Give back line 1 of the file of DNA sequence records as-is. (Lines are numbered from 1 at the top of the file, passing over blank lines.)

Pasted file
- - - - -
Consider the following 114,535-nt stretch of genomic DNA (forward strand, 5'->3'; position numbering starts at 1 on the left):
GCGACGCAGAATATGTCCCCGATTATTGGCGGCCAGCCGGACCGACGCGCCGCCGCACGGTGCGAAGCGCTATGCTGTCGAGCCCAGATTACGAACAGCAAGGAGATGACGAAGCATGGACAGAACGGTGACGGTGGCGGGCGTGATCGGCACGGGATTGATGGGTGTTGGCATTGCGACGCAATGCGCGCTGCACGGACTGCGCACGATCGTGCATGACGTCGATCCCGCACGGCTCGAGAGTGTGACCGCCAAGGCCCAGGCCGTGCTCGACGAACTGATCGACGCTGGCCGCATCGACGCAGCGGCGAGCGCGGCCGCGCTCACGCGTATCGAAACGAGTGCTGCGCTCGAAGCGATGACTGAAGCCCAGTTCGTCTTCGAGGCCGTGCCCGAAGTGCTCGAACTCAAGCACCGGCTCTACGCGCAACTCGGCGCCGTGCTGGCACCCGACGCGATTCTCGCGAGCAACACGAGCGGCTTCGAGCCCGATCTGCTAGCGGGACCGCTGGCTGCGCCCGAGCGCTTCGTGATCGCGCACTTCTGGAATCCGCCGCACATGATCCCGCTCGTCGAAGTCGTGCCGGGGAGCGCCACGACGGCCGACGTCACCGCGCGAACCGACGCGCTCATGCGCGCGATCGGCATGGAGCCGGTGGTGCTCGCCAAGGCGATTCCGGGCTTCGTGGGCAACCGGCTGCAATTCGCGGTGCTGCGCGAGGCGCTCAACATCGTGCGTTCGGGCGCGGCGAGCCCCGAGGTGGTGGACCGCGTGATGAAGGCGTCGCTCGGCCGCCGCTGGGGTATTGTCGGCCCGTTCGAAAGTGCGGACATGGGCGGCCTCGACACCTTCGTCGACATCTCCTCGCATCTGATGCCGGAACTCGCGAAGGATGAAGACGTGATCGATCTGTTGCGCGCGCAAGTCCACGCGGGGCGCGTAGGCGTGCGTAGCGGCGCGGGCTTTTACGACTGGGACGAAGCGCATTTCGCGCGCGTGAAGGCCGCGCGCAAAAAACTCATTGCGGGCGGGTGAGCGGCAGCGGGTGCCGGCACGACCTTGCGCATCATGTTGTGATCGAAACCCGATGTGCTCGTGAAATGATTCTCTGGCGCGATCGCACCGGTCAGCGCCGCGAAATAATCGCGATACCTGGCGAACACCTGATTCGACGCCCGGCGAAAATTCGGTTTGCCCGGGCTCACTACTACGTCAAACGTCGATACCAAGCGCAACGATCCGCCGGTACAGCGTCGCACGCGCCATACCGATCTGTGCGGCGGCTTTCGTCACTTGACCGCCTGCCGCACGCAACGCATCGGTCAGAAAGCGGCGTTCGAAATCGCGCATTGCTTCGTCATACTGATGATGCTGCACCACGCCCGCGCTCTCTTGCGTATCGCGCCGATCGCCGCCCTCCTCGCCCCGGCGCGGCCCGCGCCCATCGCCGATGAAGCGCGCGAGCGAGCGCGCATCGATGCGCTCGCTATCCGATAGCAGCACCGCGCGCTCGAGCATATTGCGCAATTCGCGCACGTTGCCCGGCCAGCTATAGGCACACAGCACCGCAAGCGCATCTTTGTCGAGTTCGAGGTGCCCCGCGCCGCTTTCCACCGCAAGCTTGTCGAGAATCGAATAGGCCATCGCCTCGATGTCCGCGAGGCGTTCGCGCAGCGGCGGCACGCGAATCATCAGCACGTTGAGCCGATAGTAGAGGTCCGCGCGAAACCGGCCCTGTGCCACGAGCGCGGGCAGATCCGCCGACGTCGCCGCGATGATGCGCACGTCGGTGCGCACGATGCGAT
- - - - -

Consider the following 114,535-nt stretch of genomic DNA (forward strand, 5'->3'; position numbering starts at 1 on the left):